Tueller played his trumpet every evening throughout the war. During the D-Day invasion at Normandy, they were forced to camp out in dark, muddy, rainy conditions with nothing to eat after a day of flying. Supply trucks had been destroyed and the pilots lived off the land for two weeks and slept under the wings of their planes. Tueller played his trumpet into the night.
Tueller never needed his music more than in the aftermath of one mission that is burned indelibly in his mind. They were attacking a convoy of German tanks in France. Just as they were about to release their bombs and open up with machine guns, they noticed bright colors — red, yellow and purple — on top of the tanks. They looked closer and saw women and children riding on the tanks, with German rifles pointed at them.
"They were using civilians as shields with bright clothes so they'd be seen," says Tueller. "They knew an American boy wouldn't shoot, and we didn't. Not one of us fired on them. We were angry. We were ordered back."
They returned to their base, but were ordered to return and take out the tanks. "The French civilians, it was decided, were expendable," says Tueller, bitterly. Tueller and his comrades followed orders and destroyed the tanks. "I live with that image," he says. "I always will. The image of what eight 50-caliber machine guns did to those people."
That night he started to play his trumpet to soothe his harrowed conscience, but his commander told him to put it away. A sniper was hiding nearby with a sonic listening device. A man playing a trumpet would be an easy target.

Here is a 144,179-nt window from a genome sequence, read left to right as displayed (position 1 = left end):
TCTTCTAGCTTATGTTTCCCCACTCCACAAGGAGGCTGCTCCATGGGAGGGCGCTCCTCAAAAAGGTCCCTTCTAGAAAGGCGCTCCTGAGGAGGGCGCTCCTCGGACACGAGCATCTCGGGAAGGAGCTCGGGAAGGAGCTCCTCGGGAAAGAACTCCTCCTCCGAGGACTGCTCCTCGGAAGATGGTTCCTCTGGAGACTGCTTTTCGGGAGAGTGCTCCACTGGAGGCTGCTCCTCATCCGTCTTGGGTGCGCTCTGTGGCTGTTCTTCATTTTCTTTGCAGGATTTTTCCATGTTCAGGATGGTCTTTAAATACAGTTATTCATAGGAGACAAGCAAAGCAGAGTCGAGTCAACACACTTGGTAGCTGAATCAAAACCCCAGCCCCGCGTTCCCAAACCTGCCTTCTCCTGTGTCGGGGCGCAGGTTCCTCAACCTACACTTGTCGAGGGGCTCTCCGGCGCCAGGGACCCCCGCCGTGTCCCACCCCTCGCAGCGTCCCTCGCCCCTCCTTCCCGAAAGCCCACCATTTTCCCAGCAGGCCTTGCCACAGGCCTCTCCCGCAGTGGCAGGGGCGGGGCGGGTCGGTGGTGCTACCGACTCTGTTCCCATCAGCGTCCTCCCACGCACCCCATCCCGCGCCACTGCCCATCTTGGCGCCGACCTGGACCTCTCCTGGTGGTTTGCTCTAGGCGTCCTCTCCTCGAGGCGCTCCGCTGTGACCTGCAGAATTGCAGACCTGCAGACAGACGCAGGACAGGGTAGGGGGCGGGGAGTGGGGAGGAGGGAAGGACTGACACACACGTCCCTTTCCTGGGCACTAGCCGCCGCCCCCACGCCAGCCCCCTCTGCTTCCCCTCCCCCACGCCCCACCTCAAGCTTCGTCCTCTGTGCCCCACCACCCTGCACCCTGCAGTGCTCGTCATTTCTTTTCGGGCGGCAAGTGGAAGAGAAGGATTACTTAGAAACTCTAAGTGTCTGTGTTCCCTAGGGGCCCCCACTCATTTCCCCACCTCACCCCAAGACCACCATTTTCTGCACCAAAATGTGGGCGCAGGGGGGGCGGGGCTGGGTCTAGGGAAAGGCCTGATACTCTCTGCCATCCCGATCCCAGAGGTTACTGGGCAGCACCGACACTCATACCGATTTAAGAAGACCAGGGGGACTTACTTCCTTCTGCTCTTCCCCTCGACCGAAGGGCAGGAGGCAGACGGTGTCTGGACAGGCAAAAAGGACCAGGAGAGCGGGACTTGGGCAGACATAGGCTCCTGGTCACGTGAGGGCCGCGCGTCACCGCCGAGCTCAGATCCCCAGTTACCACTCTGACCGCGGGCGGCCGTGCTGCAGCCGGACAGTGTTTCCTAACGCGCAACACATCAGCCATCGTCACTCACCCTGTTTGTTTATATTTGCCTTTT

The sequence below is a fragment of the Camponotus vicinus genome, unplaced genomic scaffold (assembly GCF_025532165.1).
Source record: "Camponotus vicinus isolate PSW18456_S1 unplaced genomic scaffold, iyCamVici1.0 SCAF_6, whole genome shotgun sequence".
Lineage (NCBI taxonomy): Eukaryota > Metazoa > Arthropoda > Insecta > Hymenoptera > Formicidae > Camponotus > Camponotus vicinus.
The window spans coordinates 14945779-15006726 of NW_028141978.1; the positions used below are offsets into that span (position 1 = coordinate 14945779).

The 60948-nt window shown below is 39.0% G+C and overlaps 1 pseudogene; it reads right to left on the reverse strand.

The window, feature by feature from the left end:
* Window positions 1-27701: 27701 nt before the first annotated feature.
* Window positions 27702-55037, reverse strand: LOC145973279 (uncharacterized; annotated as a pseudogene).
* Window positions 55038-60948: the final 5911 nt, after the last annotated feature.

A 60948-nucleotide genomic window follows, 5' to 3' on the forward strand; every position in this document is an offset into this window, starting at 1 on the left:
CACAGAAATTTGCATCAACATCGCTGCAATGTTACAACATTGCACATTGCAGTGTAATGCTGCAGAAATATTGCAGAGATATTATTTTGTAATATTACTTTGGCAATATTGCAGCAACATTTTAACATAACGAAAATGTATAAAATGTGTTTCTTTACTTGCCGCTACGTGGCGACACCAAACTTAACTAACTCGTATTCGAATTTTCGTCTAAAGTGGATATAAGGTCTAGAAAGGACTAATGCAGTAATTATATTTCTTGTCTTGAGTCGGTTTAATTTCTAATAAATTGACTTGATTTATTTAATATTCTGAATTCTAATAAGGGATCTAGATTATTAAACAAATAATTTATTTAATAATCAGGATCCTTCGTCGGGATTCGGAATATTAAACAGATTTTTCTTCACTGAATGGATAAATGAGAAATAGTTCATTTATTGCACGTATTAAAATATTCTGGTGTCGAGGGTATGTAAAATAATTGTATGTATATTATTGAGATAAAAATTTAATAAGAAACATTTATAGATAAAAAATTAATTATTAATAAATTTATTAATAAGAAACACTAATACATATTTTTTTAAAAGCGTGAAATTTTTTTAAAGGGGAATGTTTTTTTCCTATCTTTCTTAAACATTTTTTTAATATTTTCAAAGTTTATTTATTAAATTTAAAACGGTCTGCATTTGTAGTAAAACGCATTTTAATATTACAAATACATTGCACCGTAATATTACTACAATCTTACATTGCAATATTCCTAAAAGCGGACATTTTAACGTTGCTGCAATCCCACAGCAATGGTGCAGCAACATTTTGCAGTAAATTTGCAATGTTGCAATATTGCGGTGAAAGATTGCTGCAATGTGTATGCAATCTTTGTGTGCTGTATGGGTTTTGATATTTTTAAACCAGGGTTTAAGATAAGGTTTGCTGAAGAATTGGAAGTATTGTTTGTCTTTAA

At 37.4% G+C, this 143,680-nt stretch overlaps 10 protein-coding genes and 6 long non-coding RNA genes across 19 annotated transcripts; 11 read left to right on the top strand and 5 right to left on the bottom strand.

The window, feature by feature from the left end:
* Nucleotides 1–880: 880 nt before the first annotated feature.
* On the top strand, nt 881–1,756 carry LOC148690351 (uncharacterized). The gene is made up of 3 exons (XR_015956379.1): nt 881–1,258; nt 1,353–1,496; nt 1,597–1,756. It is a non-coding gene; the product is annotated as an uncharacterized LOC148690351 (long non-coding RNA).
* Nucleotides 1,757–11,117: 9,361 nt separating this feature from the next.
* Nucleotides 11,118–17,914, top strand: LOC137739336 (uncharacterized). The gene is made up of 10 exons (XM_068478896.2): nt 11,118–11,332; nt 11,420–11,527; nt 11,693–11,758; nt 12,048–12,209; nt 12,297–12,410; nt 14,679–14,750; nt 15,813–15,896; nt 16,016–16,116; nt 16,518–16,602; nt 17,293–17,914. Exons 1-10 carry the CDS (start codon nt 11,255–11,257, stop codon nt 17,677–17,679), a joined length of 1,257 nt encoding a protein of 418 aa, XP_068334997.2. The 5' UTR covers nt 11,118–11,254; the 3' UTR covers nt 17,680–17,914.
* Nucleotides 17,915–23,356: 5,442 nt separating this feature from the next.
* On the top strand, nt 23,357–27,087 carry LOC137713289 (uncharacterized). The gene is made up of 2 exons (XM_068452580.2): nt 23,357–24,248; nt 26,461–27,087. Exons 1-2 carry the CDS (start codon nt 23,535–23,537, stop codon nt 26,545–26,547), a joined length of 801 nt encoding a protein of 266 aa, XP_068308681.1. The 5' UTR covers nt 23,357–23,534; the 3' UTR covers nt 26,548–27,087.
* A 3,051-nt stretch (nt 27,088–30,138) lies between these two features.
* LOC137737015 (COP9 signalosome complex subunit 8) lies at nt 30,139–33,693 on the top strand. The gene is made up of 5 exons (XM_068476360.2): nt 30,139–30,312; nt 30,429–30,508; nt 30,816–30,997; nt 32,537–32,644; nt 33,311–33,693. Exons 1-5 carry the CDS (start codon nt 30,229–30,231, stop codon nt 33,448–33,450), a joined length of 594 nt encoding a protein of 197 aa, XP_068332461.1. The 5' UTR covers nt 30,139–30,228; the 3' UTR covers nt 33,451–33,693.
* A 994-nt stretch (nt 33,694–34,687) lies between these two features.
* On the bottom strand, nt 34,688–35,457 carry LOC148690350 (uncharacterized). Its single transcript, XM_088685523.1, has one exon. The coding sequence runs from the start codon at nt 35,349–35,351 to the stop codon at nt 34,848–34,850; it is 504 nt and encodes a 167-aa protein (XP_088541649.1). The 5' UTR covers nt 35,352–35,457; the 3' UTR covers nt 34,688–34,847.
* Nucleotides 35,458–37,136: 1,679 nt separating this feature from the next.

"I got behind a big apple tree and played anyway," he recalls. "I thought, he's as scared and homesick as I am. I played 'Lili Marlene' — a song made famous by Marlene Dietrich. I wailed that over the apple orchards and the sniper didn't fire."
The next morning, as Tueller was getting ready to take off for another mission, he was approached by several MPs. They had captured several Germans the previous night, they explained, and one of them kept asking who had played the trumpet. Tueller grabbed his trumpet and jumped in the Jeep for the ride to the beach to meet the German. The prisoner was 19 years old and dressed in the disguise of a French peasant. He was the sniper.
"He said that when he heard the music that he burst into tears and couldn't shoot anymore," recalls Tueller. "He said it reminded him of his fiancé and his brothers and sisters and parents. He was no enemy, because of the music. He stuck out his hand, and I shook the hand of the enemy. Two people who were supposed to hate each other were able to shake hands because of music."
In a 2010 video, World War II veteran Col. Jack Leroy Tueller shares his incredibly moving story of how “the power of music” neutralized a German sniper and humanized the enemy: